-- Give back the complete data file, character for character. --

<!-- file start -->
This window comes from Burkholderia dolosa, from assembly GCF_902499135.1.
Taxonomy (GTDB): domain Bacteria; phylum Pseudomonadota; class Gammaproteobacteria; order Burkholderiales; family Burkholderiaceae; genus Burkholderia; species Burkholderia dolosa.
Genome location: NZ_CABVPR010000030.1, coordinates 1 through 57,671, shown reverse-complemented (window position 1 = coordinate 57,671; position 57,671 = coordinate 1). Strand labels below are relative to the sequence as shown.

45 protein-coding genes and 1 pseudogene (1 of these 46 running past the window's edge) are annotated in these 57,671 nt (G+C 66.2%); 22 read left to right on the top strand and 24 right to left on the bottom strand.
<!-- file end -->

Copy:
This window comes from Burkholderia dolosa, from assembly GCF_902499135.1.
Taxonomy (GTDB): domain Bacteria; phylum Pseudomonadota; class Gammaproteobacteria; order Burkholderiales; family Burkholderiaceae; genus Burkholderia; species Burkholderia dolosa.
Genome location: NZ_CABVPR010000030.1, coordinates 1 through 57,671, shown reverse-complemented (window position 1 = coordinate 57,671; position 57,671 = coordinate 1). Strand labels below are relative to the sequence as shown.

45 protein-coding genes and 1 pseudogene (1 of these 46 running past the window's edge) are annotated in these 57,671 nt (G+C 66.2%); 22 read left to right on the top strand and 24 right to left on the bottom strand.